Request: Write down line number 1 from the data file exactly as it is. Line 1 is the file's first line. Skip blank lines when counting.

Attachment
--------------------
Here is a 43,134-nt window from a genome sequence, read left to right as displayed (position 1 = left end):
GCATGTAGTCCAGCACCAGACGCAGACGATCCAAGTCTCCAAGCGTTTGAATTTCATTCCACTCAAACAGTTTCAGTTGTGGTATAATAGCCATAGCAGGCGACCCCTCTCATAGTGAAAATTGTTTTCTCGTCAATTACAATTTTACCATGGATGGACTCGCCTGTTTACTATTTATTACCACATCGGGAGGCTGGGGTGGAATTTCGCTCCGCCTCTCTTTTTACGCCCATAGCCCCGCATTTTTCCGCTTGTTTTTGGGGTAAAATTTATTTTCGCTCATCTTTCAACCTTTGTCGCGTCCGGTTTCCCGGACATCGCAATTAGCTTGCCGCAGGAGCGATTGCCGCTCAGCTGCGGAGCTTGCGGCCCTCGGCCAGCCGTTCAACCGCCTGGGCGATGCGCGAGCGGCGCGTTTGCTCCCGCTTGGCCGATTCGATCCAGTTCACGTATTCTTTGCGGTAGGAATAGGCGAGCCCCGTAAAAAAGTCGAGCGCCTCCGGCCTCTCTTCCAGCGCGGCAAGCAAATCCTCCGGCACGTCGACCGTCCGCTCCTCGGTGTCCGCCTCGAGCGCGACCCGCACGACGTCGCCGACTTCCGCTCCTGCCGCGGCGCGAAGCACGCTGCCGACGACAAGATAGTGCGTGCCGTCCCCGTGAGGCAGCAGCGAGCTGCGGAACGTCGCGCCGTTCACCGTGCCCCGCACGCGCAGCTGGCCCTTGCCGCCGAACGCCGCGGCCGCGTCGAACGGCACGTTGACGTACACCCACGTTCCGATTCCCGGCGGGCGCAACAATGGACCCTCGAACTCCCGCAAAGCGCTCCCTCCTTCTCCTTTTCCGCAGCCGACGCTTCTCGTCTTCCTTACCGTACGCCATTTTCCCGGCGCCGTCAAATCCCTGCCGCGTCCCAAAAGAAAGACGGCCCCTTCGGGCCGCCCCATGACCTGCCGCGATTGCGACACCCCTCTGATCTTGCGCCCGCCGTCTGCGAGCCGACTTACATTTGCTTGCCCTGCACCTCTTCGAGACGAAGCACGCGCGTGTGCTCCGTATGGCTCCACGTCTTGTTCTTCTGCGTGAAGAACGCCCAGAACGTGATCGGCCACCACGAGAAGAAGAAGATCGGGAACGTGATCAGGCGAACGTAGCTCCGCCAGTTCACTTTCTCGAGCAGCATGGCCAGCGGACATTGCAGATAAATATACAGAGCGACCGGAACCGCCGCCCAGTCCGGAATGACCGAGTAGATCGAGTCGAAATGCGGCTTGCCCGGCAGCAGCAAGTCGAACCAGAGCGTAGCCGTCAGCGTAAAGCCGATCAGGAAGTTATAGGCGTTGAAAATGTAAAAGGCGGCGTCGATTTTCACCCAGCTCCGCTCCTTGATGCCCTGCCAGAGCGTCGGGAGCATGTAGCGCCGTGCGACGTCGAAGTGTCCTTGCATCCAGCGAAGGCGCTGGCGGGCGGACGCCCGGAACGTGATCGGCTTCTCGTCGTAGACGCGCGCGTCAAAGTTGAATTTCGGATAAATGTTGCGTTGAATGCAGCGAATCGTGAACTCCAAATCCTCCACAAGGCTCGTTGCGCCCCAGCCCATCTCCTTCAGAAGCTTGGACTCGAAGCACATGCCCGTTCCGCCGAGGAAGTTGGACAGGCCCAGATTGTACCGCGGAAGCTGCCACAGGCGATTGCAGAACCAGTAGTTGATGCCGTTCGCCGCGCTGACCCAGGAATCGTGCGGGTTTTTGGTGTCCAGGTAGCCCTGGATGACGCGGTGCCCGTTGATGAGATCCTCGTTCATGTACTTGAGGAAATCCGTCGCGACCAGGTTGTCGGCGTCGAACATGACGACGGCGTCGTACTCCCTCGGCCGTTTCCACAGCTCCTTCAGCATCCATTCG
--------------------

Here is a 43,134-nt window from a genome sequence, read left to right as displayed (position 1 = left end):